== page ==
Historically, Kansas City has been one of the 10 most-violent cities in the United States, averaging more than 100 homicides annually in recent years—with a population roughly half that of Indianapolis. But in 2014, K.C. was headed for its lowest homicide rate in five decades. By mid-year, the city had seen 34 homicides, a 31 percent drop compared to the halfway point of 2013.
How did they do it? In 2013, the Kansas City Police Department partnered with area prosecutors, the mayor’s office, U.S. attorneys, and other community leaders to rethink crime. “We were fighting the war on drugs, instead of fighting the war on violence,” says Major Joe McHale, commander for Kansas City PD’s Violent Crimes Enforcement Division. According to McHale, a new data-driven deterrence program called NoVA—short for “No Violence Alliance”—borrows a technique from the epidemiology employed by public-health experts: social-network analysis. Here’s how K.C. put theory into practice:
1. Identify violent offenders (and the groups they operate in): KCPD uses criminal and social data for 900 (and counting) residents at risk of becoming victims or perpetrators—those with active warrants, for example—and then studies their relationships to one another by plotting them on a “sociogram.”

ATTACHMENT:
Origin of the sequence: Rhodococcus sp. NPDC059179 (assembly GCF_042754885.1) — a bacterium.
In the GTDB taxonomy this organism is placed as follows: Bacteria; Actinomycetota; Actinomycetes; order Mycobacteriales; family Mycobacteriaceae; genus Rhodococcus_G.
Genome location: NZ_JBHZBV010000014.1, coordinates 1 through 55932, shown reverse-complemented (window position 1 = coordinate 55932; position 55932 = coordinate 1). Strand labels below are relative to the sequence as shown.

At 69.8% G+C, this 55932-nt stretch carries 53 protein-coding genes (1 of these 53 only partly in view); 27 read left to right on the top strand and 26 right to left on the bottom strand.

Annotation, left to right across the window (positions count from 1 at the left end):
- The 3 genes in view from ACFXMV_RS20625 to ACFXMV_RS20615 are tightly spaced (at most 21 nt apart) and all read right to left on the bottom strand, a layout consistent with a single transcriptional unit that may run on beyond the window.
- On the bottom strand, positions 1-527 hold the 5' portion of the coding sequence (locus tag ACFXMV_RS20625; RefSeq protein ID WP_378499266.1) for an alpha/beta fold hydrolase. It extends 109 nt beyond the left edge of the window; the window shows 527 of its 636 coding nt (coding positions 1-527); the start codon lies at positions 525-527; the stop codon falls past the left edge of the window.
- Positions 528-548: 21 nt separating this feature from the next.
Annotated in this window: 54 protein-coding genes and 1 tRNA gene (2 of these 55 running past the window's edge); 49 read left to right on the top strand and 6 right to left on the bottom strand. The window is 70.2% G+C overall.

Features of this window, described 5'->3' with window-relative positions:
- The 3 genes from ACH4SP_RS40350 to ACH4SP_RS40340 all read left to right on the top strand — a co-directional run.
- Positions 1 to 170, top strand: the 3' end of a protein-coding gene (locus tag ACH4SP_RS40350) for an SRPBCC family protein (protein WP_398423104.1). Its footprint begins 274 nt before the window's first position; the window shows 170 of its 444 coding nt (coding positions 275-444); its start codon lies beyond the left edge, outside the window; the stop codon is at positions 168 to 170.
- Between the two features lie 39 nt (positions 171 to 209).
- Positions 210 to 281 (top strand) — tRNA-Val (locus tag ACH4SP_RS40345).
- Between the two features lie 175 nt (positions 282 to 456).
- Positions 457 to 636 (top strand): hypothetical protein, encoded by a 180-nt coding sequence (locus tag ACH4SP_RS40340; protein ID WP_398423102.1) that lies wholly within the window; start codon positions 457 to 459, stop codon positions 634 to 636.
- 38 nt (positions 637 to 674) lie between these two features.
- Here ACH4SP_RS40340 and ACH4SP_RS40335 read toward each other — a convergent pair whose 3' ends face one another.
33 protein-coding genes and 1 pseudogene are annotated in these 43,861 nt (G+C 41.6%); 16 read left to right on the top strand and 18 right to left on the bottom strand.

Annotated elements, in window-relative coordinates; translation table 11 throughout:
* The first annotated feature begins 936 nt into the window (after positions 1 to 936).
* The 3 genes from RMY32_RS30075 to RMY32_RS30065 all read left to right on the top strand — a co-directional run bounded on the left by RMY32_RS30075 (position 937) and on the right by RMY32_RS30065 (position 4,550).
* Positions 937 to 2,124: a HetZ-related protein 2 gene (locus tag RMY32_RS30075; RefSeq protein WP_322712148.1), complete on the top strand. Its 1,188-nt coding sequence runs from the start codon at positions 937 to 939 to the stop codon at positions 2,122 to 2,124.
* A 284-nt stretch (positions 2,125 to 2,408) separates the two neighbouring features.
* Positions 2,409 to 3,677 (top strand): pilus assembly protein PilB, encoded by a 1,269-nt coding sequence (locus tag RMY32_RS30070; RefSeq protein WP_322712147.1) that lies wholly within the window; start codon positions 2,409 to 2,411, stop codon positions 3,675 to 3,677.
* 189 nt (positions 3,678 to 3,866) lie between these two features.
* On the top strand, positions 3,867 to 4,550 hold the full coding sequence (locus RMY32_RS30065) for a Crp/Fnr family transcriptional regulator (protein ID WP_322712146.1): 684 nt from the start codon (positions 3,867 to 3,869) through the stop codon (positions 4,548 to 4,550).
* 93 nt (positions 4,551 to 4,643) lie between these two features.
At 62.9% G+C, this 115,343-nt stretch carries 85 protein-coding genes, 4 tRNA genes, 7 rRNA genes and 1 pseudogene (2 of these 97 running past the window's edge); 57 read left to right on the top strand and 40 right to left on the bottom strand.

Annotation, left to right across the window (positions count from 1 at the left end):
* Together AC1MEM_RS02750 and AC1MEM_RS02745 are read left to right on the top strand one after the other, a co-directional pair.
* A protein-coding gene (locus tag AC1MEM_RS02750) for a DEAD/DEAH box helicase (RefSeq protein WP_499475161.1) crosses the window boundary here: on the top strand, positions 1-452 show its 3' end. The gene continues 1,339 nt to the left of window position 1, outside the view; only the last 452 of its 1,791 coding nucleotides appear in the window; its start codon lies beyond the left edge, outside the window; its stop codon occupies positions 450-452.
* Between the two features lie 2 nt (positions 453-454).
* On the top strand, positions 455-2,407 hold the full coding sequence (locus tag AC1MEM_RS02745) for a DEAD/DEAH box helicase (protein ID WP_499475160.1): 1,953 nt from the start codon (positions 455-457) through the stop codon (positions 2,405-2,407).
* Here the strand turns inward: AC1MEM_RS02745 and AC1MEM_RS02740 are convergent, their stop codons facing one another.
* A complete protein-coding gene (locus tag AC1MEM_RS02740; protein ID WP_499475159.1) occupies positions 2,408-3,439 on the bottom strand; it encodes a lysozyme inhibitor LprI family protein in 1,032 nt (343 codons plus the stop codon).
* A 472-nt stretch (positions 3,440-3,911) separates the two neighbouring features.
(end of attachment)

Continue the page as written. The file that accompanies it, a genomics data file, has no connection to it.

2. Meet with those criminals: KCPD officials or other community leaders invite offenders in for meetings and offer carrot-or-stick deals. Carrots—such as connecting would-be and current offenders to social services—come if offenders avoid violence.
3. The sticks? If offenders choose violence after officials have reached out, swift punishment awaits. In December, KCPD arrested 54 socially connected offenders in a single coordinated raid.
Indianapolis is coming off one of its deadliest years ever. Under the Gun, from our February 2015 issue, offers a grim look at the violence killing our city.